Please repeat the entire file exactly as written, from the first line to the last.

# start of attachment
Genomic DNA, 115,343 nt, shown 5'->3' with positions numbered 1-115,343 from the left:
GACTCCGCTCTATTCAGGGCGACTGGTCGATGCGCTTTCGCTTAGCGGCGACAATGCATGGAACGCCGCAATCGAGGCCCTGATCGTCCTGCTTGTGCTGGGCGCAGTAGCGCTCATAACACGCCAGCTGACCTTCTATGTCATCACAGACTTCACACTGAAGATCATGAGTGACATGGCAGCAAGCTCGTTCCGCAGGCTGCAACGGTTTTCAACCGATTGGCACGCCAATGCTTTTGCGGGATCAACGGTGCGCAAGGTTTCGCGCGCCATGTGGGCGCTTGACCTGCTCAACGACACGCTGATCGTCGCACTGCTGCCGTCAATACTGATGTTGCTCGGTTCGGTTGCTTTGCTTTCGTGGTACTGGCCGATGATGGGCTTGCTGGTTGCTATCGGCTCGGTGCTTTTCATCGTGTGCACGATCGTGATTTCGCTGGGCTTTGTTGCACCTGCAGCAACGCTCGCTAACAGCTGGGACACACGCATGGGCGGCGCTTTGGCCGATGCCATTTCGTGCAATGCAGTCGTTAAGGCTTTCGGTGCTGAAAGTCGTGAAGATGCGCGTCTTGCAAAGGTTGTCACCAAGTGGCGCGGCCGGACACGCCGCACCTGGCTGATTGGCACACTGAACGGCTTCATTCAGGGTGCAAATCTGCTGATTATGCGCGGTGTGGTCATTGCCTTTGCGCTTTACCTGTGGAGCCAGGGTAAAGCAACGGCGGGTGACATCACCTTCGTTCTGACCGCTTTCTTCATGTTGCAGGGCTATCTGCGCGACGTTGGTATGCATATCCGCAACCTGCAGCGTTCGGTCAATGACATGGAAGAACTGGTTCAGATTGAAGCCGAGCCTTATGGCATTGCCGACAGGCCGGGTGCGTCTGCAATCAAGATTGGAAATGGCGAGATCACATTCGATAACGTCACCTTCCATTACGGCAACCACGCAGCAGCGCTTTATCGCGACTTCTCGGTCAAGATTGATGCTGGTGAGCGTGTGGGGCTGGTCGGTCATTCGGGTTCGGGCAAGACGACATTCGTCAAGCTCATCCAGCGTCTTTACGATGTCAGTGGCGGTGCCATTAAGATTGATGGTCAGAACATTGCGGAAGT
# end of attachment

Genomic DNA, 115,343 nt, shown 5'->3' with positions numbered 1-115,343 from the left:
GACTCCGCTCTATTCAGGGCGACTGGTCGATGCGCTTTCGCTTAGCGGCGACAATGCATGGAACGCCGCAATCGAGGCCCTGATCGTCCTGCTTGTGCTGGGCGCAGTAGCGCTCATAACACGCCAGCTGACCTTCTATGTCATCACAGACTTCACACTGAAGATCATGAGTGACATGGCAGCAAGCTCGTTCCGCAGGCTGCAACGGTTTTCAACCGATTGGCACGCCAATGCTTTTGCGGGATCAACGGTGCGCAAGGTTTCGCGCGCCATGTGGGCGCTTGACCTGCTCAACGACACGCTGATCGTCGCACTGCTGCCGTCAATACTGATGTTGCTCGGTTCGGTTGCTTTGCTTTCGTGGTACTGGCCGATGATGGGCTTGCTGGTTGCTATCGGCTCGGTGCTTTTCATCGTGTGCACGATCGTGATTTCGCTGGGCTTTGTTGCACCTGCAGCAACGCTCGCTAACAGCTGGGACACACGCATGGGCGGCGCTTTGGCCGATGCCATTTCGTGCAATGCAGTCGTTAAGGCTTTCGGTGCTGAAAGTCGTGAAGATGCGCGTCTTGCAAAGGTTGTCACCAAGTGGCGCGGCCGGACACGCCGCACCTGGCTGATTGGCACACTGAACGGCTTCATTCAGGGTGCAAATCTGCTGATTATGCGCGGTGTGGTCATTGCCTTTGCGCTTTACCTGTGGAGCCAGGGTAAAGCAACGGCGGGTGACATCACCTTCGTTCTGACCGCTTTCTTCATGTTGCAGGGCTATCTGCGCGACGTTGGTATGCATATCCGCAACCTGCAGCGTTCGGTCAATGACATGGAAGAACTGGTTCAGATTGAAGCCGAGCCTTATGGCATTGCCGACAGGCCGGGTGCGTCTGCAATCAAGATTGGAAATGGCGAGATCACATTCGATAACGTCACCTTCCATTACGGCAACCACGCAGCAGCGCTTTATCGCGACTTCTCGGTCAAGATTGATGCTGGTGAGCGTGTGGGGCTGGTCGGTCATTCGGGTTCGGGCAAGACGACATTCGTCAAGCTCATCCAGCGTCTTTACGATGTCAGTGGCGGTGCCATTAAGATTGATGGTCAGAACATTGCGGAAGT